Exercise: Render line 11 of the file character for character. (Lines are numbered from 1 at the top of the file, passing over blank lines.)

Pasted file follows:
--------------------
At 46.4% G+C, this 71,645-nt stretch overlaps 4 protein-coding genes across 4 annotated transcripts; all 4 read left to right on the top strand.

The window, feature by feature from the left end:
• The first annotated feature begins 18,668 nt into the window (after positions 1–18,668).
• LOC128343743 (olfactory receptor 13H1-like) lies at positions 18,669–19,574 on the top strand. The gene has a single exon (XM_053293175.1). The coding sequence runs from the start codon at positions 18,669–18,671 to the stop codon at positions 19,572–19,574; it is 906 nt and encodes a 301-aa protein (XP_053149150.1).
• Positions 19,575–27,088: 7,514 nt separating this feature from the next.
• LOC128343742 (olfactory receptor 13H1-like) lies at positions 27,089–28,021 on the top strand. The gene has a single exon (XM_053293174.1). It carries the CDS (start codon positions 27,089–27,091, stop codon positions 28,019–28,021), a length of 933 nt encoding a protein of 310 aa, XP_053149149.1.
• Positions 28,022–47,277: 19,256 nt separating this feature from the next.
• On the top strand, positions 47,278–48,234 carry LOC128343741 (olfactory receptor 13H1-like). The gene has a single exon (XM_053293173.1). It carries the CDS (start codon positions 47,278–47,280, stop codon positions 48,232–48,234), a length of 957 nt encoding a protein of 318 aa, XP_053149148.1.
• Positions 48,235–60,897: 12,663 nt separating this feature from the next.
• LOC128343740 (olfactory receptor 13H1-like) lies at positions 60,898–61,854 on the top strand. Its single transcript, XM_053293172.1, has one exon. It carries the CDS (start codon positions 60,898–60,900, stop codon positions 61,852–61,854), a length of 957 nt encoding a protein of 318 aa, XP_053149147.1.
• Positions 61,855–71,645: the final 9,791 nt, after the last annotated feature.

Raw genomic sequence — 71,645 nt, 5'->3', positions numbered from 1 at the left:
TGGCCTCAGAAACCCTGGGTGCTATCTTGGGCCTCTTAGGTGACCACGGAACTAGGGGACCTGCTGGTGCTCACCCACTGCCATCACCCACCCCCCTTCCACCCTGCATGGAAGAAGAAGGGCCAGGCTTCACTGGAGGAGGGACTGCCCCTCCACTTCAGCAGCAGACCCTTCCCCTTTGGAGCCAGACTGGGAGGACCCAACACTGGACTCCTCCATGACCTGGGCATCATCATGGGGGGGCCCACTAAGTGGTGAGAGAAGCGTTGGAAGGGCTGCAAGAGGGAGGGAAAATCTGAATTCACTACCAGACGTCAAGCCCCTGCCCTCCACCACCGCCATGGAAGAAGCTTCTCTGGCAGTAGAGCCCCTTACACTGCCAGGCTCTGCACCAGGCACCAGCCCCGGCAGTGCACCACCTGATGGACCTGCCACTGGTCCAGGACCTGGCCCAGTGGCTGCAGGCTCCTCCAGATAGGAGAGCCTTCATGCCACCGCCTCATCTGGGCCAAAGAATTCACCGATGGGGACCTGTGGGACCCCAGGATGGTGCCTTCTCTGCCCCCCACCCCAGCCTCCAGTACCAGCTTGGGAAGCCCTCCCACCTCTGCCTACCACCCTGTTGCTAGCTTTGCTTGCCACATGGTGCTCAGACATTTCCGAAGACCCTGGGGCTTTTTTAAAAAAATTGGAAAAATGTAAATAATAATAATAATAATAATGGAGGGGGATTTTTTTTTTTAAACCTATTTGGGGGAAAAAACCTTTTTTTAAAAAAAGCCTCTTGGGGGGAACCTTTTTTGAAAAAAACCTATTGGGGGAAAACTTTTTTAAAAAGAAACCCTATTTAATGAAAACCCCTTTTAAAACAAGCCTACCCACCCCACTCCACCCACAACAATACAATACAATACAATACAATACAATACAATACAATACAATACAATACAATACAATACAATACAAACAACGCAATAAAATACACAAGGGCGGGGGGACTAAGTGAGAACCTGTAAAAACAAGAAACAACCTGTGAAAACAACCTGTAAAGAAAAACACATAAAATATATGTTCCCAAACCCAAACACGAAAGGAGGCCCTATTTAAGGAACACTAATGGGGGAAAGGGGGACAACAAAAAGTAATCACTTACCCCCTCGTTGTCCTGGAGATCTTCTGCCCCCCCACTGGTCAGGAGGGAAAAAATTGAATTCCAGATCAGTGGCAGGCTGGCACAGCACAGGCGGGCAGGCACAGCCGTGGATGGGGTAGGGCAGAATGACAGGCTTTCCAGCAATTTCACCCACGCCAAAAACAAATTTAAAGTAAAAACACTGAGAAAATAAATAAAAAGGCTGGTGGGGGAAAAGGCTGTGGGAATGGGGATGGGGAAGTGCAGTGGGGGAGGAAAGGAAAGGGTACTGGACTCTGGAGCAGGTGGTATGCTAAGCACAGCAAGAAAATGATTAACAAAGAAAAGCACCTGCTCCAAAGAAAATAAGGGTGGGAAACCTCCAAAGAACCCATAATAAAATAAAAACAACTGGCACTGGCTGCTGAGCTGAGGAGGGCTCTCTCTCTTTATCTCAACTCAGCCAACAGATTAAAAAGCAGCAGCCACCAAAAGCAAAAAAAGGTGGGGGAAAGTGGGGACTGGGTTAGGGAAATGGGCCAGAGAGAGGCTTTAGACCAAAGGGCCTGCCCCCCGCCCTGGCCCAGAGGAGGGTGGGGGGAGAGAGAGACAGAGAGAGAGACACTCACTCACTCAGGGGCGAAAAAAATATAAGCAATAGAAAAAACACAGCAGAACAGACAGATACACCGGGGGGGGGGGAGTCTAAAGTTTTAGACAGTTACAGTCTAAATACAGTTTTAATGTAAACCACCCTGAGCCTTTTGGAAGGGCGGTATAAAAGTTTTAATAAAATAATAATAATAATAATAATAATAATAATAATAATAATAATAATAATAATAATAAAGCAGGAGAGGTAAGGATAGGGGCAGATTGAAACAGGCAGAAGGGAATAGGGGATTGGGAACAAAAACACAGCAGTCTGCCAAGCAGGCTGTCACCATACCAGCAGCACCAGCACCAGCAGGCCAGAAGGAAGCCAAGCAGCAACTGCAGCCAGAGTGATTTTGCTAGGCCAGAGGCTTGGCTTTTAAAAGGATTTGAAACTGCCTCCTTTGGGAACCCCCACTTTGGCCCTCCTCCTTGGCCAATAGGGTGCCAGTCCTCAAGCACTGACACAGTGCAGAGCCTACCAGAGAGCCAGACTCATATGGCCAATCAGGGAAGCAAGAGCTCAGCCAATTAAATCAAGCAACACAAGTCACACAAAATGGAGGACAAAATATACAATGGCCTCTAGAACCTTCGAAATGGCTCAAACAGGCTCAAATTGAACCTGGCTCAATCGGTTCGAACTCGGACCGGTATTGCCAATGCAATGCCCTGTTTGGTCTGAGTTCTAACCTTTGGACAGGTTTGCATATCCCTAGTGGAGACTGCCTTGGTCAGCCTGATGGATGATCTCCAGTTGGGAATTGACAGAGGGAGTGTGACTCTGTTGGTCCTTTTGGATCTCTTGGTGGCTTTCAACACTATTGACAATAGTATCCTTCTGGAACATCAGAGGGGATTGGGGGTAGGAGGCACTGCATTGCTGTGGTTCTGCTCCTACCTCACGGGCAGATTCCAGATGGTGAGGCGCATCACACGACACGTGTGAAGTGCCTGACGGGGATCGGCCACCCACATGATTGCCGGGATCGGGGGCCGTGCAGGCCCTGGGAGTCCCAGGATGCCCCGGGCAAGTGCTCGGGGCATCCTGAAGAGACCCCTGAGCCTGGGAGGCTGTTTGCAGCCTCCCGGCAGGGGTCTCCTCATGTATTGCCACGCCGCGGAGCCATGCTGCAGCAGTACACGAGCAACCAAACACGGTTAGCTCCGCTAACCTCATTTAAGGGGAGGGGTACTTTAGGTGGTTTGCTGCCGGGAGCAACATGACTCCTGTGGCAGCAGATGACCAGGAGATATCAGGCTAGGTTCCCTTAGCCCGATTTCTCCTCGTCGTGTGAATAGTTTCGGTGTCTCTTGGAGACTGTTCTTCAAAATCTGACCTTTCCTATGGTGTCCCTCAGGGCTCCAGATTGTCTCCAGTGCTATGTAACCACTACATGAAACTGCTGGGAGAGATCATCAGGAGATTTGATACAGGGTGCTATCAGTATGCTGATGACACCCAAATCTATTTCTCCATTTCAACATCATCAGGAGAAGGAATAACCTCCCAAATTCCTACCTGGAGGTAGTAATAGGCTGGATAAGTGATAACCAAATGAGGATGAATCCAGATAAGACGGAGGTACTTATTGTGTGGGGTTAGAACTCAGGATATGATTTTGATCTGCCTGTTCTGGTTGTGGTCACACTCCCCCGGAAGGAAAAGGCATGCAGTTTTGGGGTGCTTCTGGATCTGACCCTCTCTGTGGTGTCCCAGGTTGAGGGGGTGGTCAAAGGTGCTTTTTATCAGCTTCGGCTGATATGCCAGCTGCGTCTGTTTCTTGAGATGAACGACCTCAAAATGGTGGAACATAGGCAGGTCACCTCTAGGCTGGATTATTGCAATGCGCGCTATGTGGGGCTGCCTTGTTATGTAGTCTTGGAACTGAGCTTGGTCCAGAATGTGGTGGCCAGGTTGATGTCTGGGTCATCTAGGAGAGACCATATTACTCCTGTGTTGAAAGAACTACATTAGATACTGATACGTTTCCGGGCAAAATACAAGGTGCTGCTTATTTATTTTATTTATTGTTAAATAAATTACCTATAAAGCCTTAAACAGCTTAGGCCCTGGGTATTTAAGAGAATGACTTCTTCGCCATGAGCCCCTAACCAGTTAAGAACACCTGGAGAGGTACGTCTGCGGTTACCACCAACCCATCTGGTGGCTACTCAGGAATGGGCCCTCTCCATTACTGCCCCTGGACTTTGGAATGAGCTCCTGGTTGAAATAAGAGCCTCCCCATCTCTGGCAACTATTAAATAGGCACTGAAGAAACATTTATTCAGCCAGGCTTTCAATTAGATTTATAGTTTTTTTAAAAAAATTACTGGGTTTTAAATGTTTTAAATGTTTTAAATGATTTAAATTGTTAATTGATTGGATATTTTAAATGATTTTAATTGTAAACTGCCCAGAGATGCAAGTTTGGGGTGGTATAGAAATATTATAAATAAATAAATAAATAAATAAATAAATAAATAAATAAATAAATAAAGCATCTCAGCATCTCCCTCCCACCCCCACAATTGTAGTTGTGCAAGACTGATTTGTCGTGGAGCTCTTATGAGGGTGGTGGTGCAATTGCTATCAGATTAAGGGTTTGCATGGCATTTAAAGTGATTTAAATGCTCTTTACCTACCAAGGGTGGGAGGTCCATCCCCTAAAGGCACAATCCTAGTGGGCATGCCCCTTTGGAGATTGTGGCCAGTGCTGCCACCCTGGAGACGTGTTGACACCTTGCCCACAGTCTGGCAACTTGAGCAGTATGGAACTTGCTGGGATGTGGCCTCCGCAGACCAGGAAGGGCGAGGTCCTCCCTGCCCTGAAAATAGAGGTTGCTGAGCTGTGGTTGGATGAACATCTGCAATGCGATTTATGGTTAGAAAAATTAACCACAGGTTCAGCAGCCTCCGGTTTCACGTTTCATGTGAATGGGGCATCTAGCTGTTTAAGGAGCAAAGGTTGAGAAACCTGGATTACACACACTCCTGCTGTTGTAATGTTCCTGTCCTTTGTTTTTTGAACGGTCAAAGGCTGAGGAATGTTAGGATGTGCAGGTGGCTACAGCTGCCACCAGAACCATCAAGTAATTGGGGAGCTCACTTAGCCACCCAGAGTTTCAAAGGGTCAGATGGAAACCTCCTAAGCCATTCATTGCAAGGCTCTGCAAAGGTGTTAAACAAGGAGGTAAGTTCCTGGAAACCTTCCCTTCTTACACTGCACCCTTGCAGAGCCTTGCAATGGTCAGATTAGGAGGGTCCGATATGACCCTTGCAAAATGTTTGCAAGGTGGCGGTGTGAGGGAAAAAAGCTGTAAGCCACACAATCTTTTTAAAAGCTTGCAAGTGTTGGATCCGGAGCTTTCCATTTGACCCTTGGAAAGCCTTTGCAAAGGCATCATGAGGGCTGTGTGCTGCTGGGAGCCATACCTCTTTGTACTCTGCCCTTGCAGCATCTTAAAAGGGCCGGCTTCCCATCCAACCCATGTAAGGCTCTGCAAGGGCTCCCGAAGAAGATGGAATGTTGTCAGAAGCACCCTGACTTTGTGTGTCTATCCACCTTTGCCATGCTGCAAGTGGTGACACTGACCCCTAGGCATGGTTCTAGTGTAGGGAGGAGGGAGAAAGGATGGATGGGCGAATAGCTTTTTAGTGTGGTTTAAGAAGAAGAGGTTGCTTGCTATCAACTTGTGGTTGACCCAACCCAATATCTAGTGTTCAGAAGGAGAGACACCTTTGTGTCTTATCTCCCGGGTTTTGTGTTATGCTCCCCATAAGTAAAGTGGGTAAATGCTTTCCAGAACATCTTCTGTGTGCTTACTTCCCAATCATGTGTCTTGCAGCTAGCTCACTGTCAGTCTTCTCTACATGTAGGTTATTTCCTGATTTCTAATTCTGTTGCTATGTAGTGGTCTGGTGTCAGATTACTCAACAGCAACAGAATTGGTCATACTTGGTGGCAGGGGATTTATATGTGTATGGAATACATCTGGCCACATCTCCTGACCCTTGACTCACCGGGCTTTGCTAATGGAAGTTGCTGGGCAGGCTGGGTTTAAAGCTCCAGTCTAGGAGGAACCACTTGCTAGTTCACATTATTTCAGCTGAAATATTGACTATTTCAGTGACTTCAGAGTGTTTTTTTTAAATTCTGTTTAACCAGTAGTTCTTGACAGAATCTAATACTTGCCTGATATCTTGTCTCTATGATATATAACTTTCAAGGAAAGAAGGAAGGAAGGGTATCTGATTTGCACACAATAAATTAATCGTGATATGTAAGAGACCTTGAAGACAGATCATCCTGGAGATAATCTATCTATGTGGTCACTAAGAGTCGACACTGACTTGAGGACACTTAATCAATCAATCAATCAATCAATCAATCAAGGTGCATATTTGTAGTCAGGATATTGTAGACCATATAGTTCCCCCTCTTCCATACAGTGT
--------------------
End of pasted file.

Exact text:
• Positions 61,855–71,645: the final 9,791 nt, after the last annotated feature.